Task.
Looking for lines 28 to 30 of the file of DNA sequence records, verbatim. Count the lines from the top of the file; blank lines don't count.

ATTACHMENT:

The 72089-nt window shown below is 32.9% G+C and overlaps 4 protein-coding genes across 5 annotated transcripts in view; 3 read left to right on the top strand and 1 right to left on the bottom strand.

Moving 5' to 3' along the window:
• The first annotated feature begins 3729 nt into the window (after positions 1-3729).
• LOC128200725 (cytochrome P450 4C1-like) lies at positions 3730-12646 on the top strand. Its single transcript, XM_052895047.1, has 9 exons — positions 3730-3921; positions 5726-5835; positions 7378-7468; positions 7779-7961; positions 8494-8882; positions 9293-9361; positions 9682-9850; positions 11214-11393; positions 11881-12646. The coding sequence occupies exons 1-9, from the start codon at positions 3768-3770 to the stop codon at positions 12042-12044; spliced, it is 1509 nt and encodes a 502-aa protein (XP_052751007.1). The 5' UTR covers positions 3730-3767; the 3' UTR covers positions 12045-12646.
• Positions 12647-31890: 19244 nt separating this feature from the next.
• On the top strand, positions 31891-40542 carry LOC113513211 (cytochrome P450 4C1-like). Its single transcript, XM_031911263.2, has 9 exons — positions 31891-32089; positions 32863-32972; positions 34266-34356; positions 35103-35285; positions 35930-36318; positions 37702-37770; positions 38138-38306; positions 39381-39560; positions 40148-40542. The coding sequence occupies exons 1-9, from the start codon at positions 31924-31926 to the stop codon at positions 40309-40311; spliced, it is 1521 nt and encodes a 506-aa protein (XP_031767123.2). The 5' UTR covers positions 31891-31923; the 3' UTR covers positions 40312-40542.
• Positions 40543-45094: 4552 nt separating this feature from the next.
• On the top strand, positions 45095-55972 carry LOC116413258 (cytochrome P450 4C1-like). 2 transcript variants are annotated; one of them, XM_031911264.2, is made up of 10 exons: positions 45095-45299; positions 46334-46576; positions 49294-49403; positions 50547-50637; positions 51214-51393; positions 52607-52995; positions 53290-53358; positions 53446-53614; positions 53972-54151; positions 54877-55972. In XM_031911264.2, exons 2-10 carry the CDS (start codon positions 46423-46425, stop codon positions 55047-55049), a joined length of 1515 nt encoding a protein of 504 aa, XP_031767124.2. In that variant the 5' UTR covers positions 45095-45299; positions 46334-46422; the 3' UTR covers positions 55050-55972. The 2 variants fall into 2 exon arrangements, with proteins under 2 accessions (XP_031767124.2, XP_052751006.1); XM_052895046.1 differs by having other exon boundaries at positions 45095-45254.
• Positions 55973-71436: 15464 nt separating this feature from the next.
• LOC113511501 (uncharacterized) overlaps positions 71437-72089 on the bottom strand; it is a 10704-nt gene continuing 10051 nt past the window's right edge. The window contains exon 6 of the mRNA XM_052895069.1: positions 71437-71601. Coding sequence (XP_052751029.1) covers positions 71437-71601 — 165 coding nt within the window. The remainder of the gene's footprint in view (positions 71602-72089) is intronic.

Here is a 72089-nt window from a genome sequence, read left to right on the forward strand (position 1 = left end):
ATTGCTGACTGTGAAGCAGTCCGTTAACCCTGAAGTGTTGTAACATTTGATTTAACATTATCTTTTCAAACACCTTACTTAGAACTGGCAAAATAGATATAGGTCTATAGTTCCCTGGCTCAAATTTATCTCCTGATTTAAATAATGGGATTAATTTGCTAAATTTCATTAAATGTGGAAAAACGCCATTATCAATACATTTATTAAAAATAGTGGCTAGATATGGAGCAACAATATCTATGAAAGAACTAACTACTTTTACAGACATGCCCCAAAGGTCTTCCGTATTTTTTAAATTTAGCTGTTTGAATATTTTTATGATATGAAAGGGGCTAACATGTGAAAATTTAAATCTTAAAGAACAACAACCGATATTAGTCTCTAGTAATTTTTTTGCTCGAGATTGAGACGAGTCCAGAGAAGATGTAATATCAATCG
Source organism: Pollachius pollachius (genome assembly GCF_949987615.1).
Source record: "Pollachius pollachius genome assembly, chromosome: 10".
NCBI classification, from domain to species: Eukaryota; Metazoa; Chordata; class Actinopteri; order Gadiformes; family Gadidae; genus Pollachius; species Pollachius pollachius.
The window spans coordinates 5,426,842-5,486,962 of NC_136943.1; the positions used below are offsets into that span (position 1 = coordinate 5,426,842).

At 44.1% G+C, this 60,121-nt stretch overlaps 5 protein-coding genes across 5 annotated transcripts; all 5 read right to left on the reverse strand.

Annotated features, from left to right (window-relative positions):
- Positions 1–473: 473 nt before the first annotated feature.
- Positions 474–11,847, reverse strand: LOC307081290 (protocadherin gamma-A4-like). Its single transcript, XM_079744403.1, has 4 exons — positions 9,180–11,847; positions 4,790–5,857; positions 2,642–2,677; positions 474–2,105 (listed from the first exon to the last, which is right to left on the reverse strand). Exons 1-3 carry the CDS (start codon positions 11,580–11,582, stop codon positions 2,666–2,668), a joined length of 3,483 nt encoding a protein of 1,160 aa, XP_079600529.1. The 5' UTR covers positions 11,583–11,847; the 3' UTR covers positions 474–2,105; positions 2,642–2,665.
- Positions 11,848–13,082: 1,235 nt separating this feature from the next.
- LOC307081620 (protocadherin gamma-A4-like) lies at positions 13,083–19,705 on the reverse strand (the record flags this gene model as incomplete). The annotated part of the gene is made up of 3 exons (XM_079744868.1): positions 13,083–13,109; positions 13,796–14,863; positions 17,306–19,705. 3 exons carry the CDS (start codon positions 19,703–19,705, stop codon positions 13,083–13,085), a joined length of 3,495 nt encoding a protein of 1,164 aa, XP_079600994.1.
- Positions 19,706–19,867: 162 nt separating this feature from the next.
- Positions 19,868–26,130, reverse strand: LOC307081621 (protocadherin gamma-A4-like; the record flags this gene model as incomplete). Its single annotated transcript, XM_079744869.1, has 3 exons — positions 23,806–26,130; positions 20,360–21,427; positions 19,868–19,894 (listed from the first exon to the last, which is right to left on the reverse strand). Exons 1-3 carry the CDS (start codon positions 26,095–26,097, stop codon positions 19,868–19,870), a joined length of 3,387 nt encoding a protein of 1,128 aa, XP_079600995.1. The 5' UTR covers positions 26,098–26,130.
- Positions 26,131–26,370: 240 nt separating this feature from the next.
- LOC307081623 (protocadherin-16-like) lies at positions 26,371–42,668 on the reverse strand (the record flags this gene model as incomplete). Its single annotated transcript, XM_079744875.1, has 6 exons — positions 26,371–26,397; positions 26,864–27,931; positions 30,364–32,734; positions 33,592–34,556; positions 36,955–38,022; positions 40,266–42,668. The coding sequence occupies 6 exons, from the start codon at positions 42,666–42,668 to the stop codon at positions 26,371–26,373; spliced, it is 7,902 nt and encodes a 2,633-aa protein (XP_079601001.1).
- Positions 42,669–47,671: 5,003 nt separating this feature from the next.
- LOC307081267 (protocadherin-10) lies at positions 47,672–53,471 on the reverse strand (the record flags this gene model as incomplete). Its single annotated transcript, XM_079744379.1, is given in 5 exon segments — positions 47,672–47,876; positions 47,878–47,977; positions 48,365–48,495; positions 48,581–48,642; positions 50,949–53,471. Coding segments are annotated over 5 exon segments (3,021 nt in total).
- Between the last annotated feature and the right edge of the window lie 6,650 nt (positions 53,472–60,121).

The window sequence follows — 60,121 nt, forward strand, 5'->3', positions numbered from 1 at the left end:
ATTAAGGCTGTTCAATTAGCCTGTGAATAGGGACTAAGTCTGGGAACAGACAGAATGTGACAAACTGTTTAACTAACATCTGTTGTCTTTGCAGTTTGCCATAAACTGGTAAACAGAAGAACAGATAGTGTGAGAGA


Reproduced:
- LOC307081267 (protocadherin-10) lies at positions 47,672–53,471 on the reverse strand (the record flags this gene model as incomplete). Its single annotated transcript, XM_079744379.1, is given in 5 exon segments — positions 47,672–47,876; positions 47,878–47,977; positions 48,365–48,495; positions 48,581–48,642; positions 50,949–53,471. Coding segments are annotated over 5 exon segments (3,021 nt in total).
- Between the last annotated feature and the right edge of the window lie 6,650 nt (positions 53,472–60,121).

The window sequence follows — 60,121 nt, forward strand, 5'->3', positions numbered from 1 at the left end: